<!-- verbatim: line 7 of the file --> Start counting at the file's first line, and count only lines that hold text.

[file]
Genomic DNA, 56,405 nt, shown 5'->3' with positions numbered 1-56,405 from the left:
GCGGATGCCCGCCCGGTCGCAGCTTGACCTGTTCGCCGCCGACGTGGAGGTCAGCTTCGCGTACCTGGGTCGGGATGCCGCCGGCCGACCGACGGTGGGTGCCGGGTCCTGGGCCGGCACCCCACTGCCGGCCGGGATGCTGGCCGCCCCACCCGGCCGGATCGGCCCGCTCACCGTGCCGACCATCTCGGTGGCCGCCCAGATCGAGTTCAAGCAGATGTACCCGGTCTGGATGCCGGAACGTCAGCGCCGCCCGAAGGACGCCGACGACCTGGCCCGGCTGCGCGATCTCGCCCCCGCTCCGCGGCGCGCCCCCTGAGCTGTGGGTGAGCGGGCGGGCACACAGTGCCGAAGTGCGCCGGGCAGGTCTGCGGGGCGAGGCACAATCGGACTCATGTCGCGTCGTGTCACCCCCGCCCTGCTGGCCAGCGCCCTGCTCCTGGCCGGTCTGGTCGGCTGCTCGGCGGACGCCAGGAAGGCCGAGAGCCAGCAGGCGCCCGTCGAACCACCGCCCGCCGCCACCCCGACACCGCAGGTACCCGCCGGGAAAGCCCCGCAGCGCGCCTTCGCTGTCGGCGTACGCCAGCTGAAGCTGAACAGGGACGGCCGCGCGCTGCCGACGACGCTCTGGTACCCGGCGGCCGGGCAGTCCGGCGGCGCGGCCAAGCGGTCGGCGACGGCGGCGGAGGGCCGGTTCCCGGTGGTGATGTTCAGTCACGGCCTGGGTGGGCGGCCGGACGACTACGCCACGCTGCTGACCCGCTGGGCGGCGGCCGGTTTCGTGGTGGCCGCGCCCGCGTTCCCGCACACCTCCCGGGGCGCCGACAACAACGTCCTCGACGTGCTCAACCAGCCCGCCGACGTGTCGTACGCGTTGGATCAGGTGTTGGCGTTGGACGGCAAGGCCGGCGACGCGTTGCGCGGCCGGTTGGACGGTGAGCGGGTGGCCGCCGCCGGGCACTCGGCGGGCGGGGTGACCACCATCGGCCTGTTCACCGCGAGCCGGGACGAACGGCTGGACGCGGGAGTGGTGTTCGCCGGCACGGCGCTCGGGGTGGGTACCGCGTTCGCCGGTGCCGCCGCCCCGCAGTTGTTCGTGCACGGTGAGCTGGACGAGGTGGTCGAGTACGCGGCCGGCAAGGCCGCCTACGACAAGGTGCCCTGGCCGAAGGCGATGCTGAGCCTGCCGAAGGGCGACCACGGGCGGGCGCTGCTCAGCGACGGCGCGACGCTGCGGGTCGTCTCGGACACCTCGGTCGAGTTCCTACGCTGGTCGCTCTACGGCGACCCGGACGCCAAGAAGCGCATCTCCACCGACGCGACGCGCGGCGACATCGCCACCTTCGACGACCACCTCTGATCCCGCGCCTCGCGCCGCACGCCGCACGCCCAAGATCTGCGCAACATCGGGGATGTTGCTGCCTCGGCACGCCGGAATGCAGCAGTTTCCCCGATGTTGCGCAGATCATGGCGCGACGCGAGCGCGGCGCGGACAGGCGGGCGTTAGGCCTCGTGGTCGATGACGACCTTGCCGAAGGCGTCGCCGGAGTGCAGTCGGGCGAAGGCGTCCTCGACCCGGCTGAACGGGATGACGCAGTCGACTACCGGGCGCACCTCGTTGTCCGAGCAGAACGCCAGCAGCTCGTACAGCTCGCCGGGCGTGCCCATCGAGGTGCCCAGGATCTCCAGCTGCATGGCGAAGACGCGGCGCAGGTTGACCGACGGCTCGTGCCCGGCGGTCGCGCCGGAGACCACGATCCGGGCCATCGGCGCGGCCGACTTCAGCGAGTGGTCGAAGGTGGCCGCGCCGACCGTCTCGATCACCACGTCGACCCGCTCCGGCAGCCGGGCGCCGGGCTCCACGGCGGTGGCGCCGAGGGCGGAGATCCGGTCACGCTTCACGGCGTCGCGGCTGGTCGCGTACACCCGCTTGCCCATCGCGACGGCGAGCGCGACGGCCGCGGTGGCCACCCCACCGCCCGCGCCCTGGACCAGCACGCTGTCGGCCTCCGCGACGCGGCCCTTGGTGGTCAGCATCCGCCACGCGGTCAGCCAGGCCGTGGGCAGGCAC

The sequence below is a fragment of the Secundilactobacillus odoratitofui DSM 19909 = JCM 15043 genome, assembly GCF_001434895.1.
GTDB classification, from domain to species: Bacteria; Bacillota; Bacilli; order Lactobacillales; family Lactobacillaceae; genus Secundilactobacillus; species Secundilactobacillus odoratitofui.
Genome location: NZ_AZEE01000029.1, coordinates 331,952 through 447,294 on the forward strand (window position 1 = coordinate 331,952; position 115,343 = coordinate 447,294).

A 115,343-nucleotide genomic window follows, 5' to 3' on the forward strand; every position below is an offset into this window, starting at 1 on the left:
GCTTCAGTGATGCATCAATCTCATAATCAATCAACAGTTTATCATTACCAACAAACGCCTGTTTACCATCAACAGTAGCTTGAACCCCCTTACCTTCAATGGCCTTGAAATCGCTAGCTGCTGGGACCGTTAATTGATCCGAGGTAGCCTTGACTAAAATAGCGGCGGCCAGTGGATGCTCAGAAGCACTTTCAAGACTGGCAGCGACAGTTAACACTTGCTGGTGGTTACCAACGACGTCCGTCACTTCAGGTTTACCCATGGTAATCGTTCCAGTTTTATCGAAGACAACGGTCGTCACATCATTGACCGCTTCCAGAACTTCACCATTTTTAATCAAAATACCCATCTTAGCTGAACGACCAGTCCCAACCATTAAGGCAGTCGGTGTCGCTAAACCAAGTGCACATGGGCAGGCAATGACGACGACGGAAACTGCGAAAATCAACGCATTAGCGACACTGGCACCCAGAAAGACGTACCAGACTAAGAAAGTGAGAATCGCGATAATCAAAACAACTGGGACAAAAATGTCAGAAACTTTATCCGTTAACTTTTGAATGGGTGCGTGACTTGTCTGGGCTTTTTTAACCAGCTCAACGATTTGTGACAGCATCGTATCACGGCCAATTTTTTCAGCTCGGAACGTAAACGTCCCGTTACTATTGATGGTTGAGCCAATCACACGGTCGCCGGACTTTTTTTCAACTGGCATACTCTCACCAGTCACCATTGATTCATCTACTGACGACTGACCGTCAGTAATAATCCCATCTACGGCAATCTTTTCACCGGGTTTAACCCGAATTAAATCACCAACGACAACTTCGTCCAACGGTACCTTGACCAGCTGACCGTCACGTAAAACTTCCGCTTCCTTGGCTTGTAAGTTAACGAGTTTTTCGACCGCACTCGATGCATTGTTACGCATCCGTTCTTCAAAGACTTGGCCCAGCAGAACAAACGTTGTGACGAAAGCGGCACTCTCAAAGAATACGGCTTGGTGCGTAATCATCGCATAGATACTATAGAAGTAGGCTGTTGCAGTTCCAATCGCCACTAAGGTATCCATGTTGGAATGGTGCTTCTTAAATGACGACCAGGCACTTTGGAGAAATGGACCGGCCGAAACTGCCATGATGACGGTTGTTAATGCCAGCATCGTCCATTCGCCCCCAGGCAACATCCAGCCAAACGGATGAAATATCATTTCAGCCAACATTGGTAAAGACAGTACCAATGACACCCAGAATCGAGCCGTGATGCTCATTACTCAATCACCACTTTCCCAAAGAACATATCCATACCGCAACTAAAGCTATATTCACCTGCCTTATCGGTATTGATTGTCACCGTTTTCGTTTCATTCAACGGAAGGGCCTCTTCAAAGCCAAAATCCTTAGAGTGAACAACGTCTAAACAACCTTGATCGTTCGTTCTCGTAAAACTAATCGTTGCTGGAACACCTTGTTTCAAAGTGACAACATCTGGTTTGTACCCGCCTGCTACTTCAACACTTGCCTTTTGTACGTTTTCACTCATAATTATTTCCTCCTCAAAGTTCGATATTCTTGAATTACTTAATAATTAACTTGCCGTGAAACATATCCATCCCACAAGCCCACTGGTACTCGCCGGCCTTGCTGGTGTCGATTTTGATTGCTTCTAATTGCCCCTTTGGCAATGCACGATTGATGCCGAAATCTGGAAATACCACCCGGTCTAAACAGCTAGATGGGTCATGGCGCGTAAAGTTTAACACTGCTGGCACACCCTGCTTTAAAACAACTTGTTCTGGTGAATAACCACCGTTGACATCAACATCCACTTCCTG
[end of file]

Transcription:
GCTTCAGTGATGCATCAATCTCATAATCAATCAACAGTTTATCATTACCAACAAACGCCTGTTTACCATCAACAGTAGCTTGAACCCCCTTACCTTCAATGGCCTTGAAATCGCTAGCTGCTGGGACCGTTAATTGATCCGAGGTAGCCTTGACTAAAATAGCGGCGGCCAGTGGATGCTCAGAAGCACTTTCAAGACTGGCAGCGACAGTTAACACTTGCTGGTGGTTACCAACGACGTCCGTCACTTCAGGTTTACCCATGGTAATCGTTCCAGTTTTATCGAAGACAACGGTCGTCACATCATTGACCGCTTCCAGAACTTCACCATTTTTAATCAAAATACCCATCTTAGCTGAACGACCAGTCCCAACCATTAAGGCAGTCGGTGTCGCTAAACCAAGTGCACATGGGCAGGCAATGACGACGACGGAAACTGCGAAAATCAACGCATTAGCGACACTGGCACCCAGAAAGACGTACCAGACTAAGAAAGTGAGAATCGCGATAATCAAAACAACTGGGACAAAAATGTCAGAAACTTTATCCGTTAACTTTTGAATGGGTGCGTGACTTGTCTGGGCTTTTTTAACCAGCTCAACGATTTGTGACAGCATCGTATCACGGCCAATTTTTTCAGCTCGGAACGTAAACGTCCCGTTACTATTGATGGTTGAGCCAATCACACGGTCGCCGGACTTTTTTTCAACTGGCATACTCTCACCAGTCACCATTGATTCATCTACTGACGACTGACCGTCAGTAATAATCCCATCTACGGCAATCTTTTCACCGGGTTTAACCCGAATTAAATCACCAACGACAACTTCGTCCAACGGTACCTTGACCAGCTGACCGTCACGTAAAACTTCCGCTTCCTTGGCTTGTAAGTTAACGAGTTTTTCGACCGCACTCGATGCATTGTTACGCATCCGTTCTTCAAAGACTTGGCCCAGCAGAACAAACGTTGTGACGAAAGCGGCACTCTCAAAGAATACGGCTTGGTGCGTAATCATCGCATAGATACTATAGAAGTAGGCTGTTGCAGTTCCAATCGCCACTAAGGTATCCATGTTGGAATGGTGCTTCTTAAATGACGACCAGGCACTTTGGAGAAATGGACCGGCCGAAACTGCCATGATGACGGTTGTTAATGCCAGCATCGTCCATTCGCCCCCAGGCAACATCCAGCCAAACGGATGAAATATCATTTCAGCCAACATTGGTAAAGACAGTACCAATGACACCCAGAATCGAGCCGTGATGCTCATTACTCAATCACCACTTTCCCAAAGAACATATCCATACCGCAACTAAAGCTATATTCACCTGCCTTATCGGTATTGATTGTCACCGTTTTCGTTTCATTCAACGGAAGGGCCTCTTCAAAGCCAAAATCCTTAGAGTGAACAACGTCTAAACAACCTTGATCGTTCGTTCTCGTAAAACTAATCGTTGCTGGAACACCTTGTTTCAAAGTGACAACATCTGGTTTGTACCCGCCTGCTACTTCAACACTTGCCTTTTGTACGTTTTCACTCATAATTATTTCCTCCTCAAAGTTCGATATTCTTGAATTACTTAATAATTAACTTGCCGTGAAACATATCCATCCCACAAGCCCACTGGTACTCGCCGGCCTTGCTGGTGTCGATTTTGATTGCTTCTAATTGCCCCTTTGGCAATGCACGATTGATGCCGAAATCTGGAAATACCACCCGGTCTAAACAGCTAGATGGGTCATGGCGCGTAAAGTTTAACACTGCTGGCACACCCTGCTTTAAAACAACTTGTTCTGGTGAATAACCACCGTTGACATCAACATCCACTTCCTG